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Bangalore - India's 'Silicon Valley' - is also the country's suicide capital, accounting for some 16 percent of suicides in India's biggest cities. Most of those killing themselves there are aged between 16 and 40.
Stress levels are rising among IT professionals in Bangalore
Late last month, 23-year-old Malini Murmu, a brilliant student from the prestigious Indian Institute of Management in Bangalore committed suicide after her boyfriend announced he was dumping her by updating his status on a social networking site.
In another tragic incident, a 31-year-old software engineer, who had resigned from the global IT firm, Infosys, murdered his two-year-old daughter before killing himself. He had been facing health problems which had affected his ability to work. In August, a doctor and his son died by deliberately consuming insecticides at a holiday resort.
Life is becoming increasingly hectic in Bangalore despite some havens of peace
According to the National Crime Records Bureau, Bangalore is India’s number one suicide city. The suicide rate is 38.1 per 100,000 against a national average of 10.9. In 2009, 2,167 suicides were registered in Bangalore versus 1,051 in Mumbai. Adult males and teenagers seem to be increasingly prone to committing suicide or attempting to do so. Children accounted for 22 percent of suicides in the state of Karnataka in 2009, whereas the national average is 15 to 20 percent.
Rising stress levels
Sociologists blame the disturbing trend on rapid socio-cultural changes amid furious development and intense competition. Work-related insecurity, extended working hours and stringent deadlines are also contributing to rising stress levels.
"Our transition as a culture and society is one of the leading causes of suicide," explains Dr Kumar Jalali, a behavioral scientist. "People are constantly looking for an easy way out of their miseries, even as they are looking for shortcuts to success.¨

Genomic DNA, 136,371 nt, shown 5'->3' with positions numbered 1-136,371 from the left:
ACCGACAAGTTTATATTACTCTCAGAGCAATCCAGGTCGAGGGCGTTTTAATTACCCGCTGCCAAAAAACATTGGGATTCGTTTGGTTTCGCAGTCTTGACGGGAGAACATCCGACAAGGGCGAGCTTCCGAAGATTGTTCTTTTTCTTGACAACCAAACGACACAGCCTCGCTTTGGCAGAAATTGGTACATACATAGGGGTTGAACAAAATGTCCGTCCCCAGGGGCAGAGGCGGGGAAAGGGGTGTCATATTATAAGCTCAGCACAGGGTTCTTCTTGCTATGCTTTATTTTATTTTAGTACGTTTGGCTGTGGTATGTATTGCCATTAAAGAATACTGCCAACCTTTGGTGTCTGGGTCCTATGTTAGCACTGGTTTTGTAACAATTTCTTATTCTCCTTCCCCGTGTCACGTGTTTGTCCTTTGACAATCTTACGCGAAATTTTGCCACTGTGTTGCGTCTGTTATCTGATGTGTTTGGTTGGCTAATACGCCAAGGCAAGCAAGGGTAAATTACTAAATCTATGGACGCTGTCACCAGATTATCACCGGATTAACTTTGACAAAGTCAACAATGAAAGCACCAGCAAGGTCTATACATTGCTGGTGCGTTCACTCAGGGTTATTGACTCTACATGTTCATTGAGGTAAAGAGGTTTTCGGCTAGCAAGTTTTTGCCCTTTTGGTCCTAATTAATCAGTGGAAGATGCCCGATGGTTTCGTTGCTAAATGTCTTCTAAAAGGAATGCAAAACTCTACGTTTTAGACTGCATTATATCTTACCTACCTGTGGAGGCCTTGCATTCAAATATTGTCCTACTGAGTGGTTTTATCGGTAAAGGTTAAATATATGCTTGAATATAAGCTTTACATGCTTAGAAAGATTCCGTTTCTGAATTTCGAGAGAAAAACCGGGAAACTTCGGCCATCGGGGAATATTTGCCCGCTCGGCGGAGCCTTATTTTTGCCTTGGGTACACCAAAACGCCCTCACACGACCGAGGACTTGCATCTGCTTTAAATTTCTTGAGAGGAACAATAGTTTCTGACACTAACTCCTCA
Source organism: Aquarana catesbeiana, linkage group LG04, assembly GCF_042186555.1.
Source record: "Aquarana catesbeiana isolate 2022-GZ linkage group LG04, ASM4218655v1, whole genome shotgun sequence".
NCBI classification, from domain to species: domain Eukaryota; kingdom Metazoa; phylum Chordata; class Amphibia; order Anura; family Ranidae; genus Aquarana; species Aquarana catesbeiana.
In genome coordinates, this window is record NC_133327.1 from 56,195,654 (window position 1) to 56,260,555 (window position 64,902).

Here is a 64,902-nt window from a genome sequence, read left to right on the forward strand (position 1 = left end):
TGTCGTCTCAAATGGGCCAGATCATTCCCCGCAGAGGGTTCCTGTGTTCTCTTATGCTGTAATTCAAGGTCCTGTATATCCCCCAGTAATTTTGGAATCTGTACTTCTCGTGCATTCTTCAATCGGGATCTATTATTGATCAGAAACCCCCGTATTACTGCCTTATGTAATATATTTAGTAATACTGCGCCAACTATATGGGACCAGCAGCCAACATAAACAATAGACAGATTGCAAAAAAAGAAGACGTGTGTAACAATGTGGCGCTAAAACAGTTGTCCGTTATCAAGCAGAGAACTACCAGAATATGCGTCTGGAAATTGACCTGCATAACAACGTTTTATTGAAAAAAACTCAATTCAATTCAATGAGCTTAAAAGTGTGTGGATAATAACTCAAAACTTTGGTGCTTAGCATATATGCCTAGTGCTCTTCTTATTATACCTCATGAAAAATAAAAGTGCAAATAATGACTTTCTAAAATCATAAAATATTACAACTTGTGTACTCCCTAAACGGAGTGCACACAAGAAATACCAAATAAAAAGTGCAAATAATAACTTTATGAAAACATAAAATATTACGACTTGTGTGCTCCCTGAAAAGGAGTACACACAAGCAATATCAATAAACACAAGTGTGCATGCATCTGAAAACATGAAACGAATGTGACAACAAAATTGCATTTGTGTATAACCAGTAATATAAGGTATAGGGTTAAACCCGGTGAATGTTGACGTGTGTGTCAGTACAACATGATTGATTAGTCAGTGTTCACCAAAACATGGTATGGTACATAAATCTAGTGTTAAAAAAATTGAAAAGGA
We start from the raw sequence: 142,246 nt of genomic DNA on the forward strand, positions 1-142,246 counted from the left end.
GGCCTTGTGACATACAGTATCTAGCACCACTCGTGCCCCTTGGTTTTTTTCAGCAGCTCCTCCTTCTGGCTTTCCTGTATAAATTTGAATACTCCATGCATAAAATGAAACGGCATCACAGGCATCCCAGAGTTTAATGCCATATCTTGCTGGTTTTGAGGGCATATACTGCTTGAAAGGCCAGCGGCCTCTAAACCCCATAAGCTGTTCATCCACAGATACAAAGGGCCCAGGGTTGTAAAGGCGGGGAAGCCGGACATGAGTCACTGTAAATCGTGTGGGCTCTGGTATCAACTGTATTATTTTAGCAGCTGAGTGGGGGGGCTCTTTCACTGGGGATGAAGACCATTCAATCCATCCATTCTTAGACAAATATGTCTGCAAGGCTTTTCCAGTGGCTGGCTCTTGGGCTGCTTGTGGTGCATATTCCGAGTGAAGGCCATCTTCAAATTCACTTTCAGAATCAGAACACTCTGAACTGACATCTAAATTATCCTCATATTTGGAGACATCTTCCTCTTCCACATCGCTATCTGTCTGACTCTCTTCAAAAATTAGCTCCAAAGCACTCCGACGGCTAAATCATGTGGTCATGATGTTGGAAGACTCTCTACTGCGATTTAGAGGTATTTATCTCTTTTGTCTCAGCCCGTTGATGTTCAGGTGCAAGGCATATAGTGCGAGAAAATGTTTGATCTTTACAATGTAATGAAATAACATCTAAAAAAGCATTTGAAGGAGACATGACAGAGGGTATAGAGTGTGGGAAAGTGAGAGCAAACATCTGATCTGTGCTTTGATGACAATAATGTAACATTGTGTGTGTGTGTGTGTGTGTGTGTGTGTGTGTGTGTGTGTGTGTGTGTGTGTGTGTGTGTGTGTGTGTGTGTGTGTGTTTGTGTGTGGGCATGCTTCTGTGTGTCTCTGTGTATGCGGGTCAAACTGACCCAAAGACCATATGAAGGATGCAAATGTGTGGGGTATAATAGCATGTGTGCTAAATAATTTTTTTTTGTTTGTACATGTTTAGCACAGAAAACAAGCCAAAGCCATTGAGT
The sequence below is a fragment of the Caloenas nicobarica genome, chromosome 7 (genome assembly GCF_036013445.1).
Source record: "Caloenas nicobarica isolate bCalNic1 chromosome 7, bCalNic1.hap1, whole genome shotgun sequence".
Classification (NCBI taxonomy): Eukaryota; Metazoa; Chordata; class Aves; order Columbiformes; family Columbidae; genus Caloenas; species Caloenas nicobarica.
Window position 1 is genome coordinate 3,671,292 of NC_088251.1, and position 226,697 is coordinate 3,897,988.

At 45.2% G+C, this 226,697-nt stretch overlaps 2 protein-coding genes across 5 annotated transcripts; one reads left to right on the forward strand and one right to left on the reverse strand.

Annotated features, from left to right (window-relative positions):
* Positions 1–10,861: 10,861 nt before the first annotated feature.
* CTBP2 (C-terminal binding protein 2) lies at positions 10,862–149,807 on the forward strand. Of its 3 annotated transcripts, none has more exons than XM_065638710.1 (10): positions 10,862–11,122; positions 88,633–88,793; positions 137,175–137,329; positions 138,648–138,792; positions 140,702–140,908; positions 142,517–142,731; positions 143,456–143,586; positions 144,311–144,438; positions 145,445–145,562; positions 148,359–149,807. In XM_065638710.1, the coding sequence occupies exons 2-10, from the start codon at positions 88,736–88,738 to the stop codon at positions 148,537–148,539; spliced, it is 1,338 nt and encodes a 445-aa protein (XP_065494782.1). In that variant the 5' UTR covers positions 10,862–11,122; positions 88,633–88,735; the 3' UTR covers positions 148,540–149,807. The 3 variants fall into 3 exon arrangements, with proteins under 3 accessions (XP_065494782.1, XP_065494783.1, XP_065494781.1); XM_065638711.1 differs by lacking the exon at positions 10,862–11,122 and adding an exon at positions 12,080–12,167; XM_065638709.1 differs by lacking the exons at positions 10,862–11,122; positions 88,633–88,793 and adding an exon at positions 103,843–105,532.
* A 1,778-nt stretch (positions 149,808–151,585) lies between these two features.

Bangalore is India's leading IT exporter
Citizens in Bangalore have set up a suicide helpline to assist those who are thinking of taking the step. "I started this group, not because I am a psychiatrist, psychologist or counselor but because I got fed up of seeing suicides being reported in the newspapers every morning," reads one advertisement for the helpline.
Moreover, some executives at a call center have set up a forum to combat the trend. Pratibha, one of the five, explains that it was the loss of a close friend that prompted the move. "It was shocking for us to lose her under such tragic circumstances. She was a very good human being and we want to fight against the scourge of suicide afflicting city youths in her memory," she told Deutsche Welle.
According to the National Institute of Mental Health and Neurosciences in Bangalore software engineers in their 20s form a large part of its patients with stress-related ailments.
Increasingly, IT professionals are being referred to therapy centers to take part in "de-stressing" programs where they are taught how to strike a balance between their personal and professional lives.
Author: Murali Krishnan
Editor: Anne Thomas